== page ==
Yes, you can consider yourself negative (unless you have had other sexual contacts since then that aren’t described in this post). At 2.5, you had about a 60% chance it was a true positive but a 40% chance it was not. You were in the 40%.
One of the hardest tasks that I have, both online and in person with my patients in the clinic, is to convince them that they do not have herpes after some sort of positive test – be it IgM and low positive IgG. People are pretty hard on themselves and when a positive comes up, they tend to think it is true particularly if they had some sort of sexual contact that was outside of their regular relationship. I don’t know that this was the case with you – just saying.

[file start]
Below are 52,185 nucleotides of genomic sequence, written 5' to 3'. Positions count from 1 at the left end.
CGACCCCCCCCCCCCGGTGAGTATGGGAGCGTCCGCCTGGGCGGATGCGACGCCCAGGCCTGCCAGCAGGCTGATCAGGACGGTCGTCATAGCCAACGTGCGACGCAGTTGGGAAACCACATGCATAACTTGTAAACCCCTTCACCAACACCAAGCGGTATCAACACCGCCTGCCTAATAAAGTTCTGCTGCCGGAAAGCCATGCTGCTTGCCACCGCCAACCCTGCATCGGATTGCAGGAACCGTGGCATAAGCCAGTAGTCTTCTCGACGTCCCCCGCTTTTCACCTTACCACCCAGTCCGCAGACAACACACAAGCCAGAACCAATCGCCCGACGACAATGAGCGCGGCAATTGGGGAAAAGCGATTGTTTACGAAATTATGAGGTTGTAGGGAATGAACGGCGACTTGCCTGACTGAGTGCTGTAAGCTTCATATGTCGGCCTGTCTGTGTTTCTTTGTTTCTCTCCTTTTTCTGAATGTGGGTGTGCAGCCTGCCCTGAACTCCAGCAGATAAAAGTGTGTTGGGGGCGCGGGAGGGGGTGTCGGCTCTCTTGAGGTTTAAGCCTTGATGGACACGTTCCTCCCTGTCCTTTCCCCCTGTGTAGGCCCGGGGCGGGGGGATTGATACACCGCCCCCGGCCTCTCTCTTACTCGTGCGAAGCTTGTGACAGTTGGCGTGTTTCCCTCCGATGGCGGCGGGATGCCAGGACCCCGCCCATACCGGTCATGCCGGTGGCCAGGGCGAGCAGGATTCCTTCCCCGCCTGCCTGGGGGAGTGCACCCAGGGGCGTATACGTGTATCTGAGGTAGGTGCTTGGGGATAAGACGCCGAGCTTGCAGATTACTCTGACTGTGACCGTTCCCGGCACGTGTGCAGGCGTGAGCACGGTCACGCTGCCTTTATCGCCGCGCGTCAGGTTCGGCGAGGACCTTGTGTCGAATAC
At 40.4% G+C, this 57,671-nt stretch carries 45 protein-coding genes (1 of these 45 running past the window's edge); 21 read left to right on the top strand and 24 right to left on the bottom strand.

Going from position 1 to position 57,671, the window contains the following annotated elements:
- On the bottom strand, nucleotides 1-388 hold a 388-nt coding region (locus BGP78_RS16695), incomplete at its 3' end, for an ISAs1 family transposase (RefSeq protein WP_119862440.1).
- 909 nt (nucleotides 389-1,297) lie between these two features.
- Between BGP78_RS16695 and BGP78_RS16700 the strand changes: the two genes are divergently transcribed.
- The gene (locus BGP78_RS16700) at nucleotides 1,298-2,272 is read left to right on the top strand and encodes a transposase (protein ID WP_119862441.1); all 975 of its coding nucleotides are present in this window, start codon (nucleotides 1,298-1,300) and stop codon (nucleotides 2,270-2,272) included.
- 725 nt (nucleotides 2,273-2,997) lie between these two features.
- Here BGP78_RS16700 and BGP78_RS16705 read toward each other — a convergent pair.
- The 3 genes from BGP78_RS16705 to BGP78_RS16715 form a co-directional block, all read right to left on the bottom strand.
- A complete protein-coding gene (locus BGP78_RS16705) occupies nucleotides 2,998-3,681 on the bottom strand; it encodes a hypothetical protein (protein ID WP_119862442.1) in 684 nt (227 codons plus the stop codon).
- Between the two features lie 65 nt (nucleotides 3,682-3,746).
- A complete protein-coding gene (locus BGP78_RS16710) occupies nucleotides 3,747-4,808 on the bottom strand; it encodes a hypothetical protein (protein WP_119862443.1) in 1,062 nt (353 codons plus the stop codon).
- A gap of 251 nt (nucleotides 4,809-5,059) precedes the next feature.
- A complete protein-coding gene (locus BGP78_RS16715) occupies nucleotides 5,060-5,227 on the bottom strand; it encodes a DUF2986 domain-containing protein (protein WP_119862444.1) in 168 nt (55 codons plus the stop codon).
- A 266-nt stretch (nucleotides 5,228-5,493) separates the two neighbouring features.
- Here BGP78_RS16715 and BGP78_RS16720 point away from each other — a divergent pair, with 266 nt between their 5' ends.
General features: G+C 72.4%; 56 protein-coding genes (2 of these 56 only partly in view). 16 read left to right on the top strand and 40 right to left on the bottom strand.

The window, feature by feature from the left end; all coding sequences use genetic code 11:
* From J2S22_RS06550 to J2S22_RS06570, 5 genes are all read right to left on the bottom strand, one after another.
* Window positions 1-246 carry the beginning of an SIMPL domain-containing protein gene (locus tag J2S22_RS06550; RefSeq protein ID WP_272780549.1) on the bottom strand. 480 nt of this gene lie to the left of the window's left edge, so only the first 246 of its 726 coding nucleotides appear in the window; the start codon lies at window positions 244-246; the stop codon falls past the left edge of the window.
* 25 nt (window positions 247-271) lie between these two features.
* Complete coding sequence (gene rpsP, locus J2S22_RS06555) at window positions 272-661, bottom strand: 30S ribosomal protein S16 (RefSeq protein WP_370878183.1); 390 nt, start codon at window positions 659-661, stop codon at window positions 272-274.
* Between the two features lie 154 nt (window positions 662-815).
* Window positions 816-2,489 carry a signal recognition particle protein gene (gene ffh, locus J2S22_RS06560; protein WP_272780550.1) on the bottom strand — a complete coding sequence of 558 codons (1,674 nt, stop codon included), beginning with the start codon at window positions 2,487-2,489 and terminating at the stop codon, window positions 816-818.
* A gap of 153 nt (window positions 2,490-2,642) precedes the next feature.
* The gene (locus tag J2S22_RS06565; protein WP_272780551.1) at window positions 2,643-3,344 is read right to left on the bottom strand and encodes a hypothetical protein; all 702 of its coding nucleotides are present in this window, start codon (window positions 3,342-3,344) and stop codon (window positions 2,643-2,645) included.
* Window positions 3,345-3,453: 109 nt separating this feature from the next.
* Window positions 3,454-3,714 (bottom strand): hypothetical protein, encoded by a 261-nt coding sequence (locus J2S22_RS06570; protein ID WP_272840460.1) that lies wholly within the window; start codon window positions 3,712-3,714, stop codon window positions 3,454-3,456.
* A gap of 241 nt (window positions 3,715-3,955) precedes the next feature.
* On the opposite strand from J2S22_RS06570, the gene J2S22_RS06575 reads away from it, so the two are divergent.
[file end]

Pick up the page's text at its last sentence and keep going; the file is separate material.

Good for you for pursuing this further and getting the answers that you needed. You can now take HSV 2 off your plate. Now in the future, when you begin a relationship, I think it would be best practice to get partners tested for everything, including herpes, before having sex with them so this period of worry won’t need to happen again.
I’m glad you wrote to me to confirm. You’ve got two more posts to make if you need further information.